If you have read my blogs before you probably know I am a big fan of viewing the body in terms of rotational ability at each joint. From midfoot, subtalar, proximal/distal tib-fib joints, tibiofemoral, femoroacetabluar etc. I am a big believer that often times our dysfunctions that may lead to pain often lie in the transverse plane assessment of the body. The sagittal and frontal planes are still very important and too little movement in these planes can lead to excess motion in the transverse plane which is important to note as well. The PRI course does a good job explaining how the lack of or excessive rotation in certain areas may be dysfunctional for performance and potentially result in pain. It aligned with my already pre-disposed thought process…..of course I loved that!
- An explanation for some of the things I have noticed clinically
Decreased ability to feel left abdominal wall contract?
Decreased left hip IR?
Decreased right hip ER?
The body tends to shift so you stand on your right leg more dominantly?
More pronation on left foot, more supinated on right foot?
Perhaps the sense that your left glute doesn’t fire as well as your right glute? Could be the other way, but typically I find more people struggle with left glute activation.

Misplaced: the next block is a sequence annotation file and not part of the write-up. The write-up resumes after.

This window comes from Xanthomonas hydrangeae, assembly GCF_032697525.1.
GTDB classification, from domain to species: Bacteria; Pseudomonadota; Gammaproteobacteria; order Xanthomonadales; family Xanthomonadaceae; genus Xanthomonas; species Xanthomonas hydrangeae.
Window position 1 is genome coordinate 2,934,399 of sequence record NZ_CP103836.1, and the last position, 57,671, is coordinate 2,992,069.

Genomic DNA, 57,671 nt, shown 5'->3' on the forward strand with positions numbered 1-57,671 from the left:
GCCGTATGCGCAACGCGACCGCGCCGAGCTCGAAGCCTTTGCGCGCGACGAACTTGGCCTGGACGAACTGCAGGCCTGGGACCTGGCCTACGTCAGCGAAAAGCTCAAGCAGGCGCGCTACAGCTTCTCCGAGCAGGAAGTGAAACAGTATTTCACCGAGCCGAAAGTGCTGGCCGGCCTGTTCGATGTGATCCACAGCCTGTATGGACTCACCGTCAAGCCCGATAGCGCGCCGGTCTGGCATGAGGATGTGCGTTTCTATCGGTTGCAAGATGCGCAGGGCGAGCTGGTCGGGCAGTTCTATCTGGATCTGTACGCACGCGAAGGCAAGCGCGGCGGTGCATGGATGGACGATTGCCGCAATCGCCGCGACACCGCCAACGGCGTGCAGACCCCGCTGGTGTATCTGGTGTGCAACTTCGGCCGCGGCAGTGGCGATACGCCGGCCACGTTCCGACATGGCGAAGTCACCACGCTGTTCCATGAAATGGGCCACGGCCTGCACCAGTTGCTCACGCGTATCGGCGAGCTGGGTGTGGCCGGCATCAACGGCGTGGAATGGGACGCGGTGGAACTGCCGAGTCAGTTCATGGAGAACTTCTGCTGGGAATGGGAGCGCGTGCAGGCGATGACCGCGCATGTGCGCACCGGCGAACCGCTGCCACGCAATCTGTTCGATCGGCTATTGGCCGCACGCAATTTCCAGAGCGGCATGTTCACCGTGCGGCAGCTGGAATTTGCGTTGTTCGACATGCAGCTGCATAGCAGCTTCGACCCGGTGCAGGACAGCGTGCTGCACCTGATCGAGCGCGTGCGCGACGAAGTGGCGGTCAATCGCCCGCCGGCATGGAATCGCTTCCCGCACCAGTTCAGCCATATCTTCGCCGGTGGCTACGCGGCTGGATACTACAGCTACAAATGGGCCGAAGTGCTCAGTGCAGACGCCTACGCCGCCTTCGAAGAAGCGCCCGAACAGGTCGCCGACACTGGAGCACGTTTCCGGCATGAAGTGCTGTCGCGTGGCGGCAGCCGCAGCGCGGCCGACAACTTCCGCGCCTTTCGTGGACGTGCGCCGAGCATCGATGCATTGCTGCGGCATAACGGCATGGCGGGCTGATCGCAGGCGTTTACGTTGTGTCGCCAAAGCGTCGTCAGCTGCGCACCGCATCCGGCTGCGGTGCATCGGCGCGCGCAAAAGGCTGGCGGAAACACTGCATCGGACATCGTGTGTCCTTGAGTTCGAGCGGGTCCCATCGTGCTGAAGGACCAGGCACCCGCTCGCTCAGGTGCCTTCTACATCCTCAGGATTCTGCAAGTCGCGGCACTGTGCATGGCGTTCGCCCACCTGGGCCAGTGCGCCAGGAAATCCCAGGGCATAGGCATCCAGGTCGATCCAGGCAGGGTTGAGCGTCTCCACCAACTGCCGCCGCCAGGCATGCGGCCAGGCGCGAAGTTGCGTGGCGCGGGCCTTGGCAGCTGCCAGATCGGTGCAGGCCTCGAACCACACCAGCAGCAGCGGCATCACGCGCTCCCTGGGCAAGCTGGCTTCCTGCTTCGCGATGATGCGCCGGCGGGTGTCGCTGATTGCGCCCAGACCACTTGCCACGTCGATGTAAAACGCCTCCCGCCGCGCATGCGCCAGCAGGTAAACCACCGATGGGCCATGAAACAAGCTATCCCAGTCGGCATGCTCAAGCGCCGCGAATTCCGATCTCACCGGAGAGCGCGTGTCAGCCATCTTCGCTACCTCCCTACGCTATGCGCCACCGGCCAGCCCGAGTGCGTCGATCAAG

These are all findings I can often see on a lot of people. If you notice any of these in your assessments it may be a worthwhile course to take to form a better understanding as to why a lot of people may present that way.
- Focus on muscular activation to correct imbalances
So clearly PRI believes that pelvic imbalances exist and are important to function and pain. As I mentioned earlier, no practitioner is putting you back into place, if you feel out of whack it is really going to come down to re-training your body how to LOAD properly!! No matter if you are the most pain science focussed therapist out there I think you could benefit from learning PRI’s theories and exercises. Heck, if you hate manual therapy and think therapy should only be exercising I would recommend it even more!! If you are going to correct how your pelvis is positioned and loading than you are going to have to retrain certain motor patterns and firing strategies to do so. PRI does a great job of this and I am looking forward to playing around with all the exercises in the book. Even if you think correcting imbalances around the pelvis doesn’t matter because everyone is imbalanced there are still a lot of great exercises to help with various muscle activations and inhibitions which I think most of us can agree on could be helpful for everyone. I definitely think you can implement PRI principles without being a fear mongering therapist and focus on overall function and movement ability of the individual still.